In honor of his 75th birthday, I was inscribing to my friend Randy a copy of a book that I co-authored. I wanted to thank him for inspiring me to “greater commitment, deeper compassion, and…”—well, something about courage. Having already used “greater” and “deeper,” my mind was momentarily absent of adjectives. After a little thought, I settled on “stronger.”
I don’t write in longhand much these days, and as I’m only a decade younger than Randy, my handwriting has become less legible with age. “Stronger” came out looking on the page like “stranger.” I laughed. Randy has indeed inspired me to stranger courage—and I think the world could use a lot more of it.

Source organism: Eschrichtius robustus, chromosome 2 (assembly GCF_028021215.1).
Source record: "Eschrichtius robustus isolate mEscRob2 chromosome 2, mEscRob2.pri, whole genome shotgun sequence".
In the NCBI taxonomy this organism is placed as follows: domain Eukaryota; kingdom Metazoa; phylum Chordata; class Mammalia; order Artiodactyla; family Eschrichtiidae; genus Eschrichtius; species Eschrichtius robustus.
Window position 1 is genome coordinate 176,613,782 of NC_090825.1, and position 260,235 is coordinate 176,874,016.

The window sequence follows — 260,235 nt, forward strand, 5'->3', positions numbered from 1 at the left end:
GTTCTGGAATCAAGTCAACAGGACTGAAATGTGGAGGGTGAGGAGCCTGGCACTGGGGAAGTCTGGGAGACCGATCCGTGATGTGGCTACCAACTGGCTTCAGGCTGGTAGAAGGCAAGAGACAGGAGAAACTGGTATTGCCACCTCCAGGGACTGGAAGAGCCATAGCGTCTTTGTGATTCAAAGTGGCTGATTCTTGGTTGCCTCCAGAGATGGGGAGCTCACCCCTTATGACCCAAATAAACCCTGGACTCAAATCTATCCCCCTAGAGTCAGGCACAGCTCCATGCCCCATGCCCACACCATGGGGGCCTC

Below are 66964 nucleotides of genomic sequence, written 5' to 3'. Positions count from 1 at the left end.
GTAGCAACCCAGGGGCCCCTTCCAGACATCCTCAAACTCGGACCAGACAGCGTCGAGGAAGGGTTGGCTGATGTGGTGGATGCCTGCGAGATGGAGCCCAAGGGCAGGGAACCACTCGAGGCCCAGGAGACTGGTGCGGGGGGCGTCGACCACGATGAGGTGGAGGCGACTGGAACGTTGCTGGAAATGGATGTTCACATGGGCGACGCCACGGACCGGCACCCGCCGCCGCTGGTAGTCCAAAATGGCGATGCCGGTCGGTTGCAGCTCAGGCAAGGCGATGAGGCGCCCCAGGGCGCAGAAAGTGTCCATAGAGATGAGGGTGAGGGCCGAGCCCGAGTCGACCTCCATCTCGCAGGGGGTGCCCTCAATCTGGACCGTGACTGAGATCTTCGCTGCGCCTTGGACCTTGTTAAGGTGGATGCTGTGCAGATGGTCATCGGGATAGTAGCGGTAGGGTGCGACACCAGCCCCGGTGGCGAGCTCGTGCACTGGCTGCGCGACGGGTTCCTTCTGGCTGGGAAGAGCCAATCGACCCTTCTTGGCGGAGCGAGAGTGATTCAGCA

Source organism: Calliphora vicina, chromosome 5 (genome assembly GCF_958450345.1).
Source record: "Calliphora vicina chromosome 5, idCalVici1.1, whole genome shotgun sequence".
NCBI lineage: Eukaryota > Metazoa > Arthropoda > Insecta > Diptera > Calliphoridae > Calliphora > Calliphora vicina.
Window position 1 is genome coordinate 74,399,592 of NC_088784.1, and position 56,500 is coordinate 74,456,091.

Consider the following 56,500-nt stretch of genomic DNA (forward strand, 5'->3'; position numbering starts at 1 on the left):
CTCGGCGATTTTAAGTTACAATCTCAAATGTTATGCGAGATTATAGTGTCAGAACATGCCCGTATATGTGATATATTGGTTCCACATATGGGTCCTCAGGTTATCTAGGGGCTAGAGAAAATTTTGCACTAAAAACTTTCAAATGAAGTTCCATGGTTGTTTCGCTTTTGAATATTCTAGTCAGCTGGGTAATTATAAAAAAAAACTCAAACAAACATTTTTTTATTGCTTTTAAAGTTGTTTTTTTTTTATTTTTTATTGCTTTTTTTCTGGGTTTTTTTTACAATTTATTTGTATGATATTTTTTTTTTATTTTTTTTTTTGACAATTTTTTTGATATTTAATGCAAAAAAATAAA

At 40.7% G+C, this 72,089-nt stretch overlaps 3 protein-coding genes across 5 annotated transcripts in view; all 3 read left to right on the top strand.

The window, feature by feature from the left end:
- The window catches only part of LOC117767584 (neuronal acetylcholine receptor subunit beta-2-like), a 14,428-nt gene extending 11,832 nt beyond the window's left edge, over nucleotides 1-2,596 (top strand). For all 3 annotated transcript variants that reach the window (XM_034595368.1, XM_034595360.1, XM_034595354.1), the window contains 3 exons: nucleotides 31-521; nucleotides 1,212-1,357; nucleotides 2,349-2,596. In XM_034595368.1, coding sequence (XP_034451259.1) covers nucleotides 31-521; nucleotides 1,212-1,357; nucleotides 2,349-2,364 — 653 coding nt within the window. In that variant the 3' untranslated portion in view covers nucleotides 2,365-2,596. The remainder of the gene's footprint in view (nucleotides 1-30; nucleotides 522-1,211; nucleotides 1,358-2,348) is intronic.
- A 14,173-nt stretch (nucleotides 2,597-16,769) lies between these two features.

I met Randy Kehler, his partner Betsy Corner, and their daughter Lillian in January 1990 in their almost-century-old clapboard home, tucked in the mountains of western Massachusetts—a home they were in danger of being evicted from at any moment. When word finally came almost two years later that federal marshals were on their way, Betsy left with 12-year-old Lillian. Randy stayed and, trying to calm his racing heart, sat down at the piano. He was hauled away in handcuffs—but only after finishing Bach/Gounod’s “Ave Maria” while the marshals waited. Continue reading